Is nobody immune from the economic crisis? It’s abundantly clear now that it’s not just banks that are in trouble – automotive businesses are now falling like flies in these credit-straitened times.
Everyone from dealer groups such as Inchcape to car companies like Volvo are axing staff, while manufacturers including Nissan, Honda, Toyota, Bentley and Ford are idling factories, cutting shifts and generally trimming production to meet collapsing demand from markets around the world.You can’t even rely on booming sales in China any more.
That market has enjoyed double-digit growth for years, but analysts are now downgrading forecasts as demand flattens.
It’s now inevitable that the industrial road map of this industry will be redrawn in the coming months.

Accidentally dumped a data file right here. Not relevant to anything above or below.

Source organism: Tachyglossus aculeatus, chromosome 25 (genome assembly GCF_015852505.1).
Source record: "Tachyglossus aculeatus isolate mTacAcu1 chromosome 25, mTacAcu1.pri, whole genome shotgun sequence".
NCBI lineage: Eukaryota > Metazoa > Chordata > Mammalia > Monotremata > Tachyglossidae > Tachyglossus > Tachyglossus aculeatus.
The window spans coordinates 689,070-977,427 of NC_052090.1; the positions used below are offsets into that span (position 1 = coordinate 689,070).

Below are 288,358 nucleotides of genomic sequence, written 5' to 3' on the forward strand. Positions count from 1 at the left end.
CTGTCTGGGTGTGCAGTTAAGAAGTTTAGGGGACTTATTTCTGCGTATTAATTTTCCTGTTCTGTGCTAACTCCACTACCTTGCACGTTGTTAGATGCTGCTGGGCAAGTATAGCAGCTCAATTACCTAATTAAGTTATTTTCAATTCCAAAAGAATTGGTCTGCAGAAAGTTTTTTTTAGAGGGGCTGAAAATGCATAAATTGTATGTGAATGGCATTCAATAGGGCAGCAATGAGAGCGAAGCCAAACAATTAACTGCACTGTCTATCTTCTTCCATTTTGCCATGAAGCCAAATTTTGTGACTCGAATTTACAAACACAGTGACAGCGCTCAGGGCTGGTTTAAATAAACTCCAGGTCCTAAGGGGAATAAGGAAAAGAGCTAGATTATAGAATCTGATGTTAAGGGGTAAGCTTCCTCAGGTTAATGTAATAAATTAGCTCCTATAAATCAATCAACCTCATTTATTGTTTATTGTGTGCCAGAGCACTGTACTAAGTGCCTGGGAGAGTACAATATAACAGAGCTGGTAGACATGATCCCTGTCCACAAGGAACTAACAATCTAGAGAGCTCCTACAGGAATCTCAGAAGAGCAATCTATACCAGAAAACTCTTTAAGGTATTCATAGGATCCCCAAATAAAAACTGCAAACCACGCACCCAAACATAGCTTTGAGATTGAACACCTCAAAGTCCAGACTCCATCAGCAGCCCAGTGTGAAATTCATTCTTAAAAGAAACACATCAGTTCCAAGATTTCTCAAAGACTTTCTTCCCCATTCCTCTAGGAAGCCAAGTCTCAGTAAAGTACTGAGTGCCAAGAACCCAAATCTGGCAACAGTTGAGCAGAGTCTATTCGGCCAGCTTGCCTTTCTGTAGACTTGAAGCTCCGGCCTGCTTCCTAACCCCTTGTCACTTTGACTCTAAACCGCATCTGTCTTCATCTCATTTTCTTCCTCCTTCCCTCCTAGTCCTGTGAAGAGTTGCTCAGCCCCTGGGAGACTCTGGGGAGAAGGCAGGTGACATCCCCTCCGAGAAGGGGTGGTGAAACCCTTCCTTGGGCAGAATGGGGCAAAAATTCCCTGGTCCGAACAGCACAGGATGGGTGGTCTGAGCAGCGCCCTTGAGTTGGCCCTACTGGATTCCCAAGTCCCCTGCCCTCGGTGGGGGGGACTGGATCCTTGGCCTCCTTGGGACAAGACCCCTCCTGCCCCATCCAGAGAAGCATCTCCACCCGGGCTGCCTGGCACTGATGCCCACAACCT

The world’s biggest carmaker, GM, is contemplating a merger with Chrysler. America’s Big Three could soon become two, and rumours abound of other carmakers on the endangered list.
Dinosaurs like Hummer and Viper are being sold in the great American fire sale.
There’s no room for passengers in the new world order and I’ve been predicting for some time that we’ll see casualties in this tough economic headwind.
We recently caught up with Carlos Ghosn, the talismanic leader of Renault-Nissan, to ask him for his thoughts on the crisis gripping the automotive sector.
He called the current economic plight the worst since 1929 and admitted it was the single biggest headache on the minds of executives in boardrooms across the world.
Ghosn admits he’s having a hard time predicting what the market will look like next month, let alone next year.
Right now, the very biggest businesses in this sector are focused on survival.
But the question on everyone’s lips is: who won’t make it through to the other side?